Monday, August 30, 2010

Gerbera Daisies by Gardener Dave

With their large, bright, color-crayon-colorful “Daisy” flowers, wide “spinachy” leaves and upright attitude, healthy Gerberas, Gerbera jamesonii (hybrids) are an asset to the garden in beds or in pots.  They are rated by some nurseries as “Impulse Buys”, due to their showy nature.  Ooookay!  Sure, I can grow those – they look so healthy and easy!  I can accept that they are an annual here!

To be brutally honest, I’ve never had a lot of success with Gerbera’s.  For me, they either burn from too much of our high-altitude sun, or they get powdery mildew on their broad leaves (lots!), or they just quit blooming, or all of the above.  I think I have concluded that they can be “touchy”!  Soooo… having now done some more research, I am trying them again this late summer season, starting with 4”potted, brightly-colored, healthy ones, bought at reduced prices.  I will treat them per my newfound advice and see what happens. I am inviting your comments re: experiences you have had with them, maybe we can all learn something about growing these spectacular flowers!

 My Summary of Cultural Information from Various Sources:

Things to avoid
  • Wet, poorly drained soil
  • Crowns below soil level
  • Hot (especially afternoon) sun
  • Pests: Thrips, leaf miner, spider mite, caterpillar, botrytis, powdery mildew, fungal rot and crown rot.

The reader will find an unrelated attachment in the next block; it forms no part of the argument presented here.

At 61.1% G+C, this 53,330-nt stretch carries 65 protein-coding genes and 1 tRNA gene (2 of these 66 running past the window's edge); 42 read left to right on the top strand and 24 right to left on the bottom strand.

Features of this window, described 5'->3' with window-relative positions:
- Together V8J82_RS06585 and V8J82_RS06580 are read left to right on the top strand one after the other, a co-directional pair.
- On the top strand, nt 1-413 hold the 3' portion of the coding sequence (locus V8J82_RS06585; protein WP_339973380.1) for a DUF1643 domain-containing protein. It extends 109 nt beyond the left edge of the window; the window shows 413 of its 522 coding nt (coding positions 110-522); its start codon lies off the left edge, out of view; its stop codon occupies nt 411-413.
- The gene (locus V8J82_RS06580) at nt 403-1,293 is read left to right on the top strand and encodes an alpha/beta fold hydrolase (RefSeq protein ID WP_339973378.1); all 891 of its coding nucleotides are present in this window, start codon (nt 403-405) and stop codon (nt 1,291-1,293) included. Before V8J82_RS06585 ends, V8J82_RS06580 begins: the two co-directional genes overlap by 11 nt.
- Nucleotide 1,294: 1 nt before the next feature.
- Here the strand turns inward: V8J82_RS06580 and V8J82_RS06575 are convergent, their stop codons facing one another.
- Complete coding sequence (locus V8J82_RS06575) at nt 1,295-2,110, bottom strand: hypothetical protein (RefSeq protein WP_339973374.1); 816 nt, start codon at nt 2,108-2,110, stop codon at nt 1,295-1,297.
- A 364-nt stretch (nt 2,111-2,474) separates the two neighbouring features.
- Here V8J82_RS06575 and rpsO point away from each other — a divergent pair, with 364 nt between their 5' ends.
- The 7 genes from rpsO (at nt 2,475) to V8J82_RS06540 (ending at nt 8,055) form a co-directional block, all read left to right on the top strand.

More Tips - From Greenhouse Growers
  • Light - Gerberas require high light intensities for good-quality plants and high flower bud numbers... Plants receiving too little light have pale green, stretched foliage and long, weak flower stems. Plants receiving too much light have compact, slightly yellow foliage with short flower stems often hidden in the foliage. (Morning sun or filtered sun is best in our location).
  • Watering - Gerberas should receive a thorough watering and then be allowed to dry somewhat. This discourages soil-borne diseases. Gerberas should never be allowed to wilt, however. Plants allowed to dry out too much and too frequently have short flower stems that may be hidden in the foliage. It is also a good practice to water early in the day so the foliage is completely dry before evening.

  • Diseases - Powdery mildew, Phytophthora (crown/root rot), Botrytis, impatiens necrotic spot virus, and bacterial blight are the main disease problems of gerberas. (Do not overcrowd plants).
Typical Greenhouse Culture: Indirect or filtered sun, with well-drained soil mix. Many greenhouses use a soil mix consisting of 2 parts peat moss to 2 parts sand to 1 part loam. During the growing and blooming seasons, the plants are watered and allowed to dry slightly. Too much water can cause crown rot. Plants are fertilized monthly with a balanced fertilizer, especially during blooming. Spent flowers should be trimmed off. Crown rots and many fungal vectors can attack the plant if they are kept too wet.
Some Common Problems and Probable Causes
  • Foliage too large or flower stems too long:
    • Light intensity too low
    • Ammonium fertilizer too high
  • Flower stems too short:
    • Plants too dry
    • Soluble salts too high
    • Growing temperature too cold
  • Flowers distorted:
    • Mite or thrips problem
    • Soluble salts too high
    • Temperature too high or too low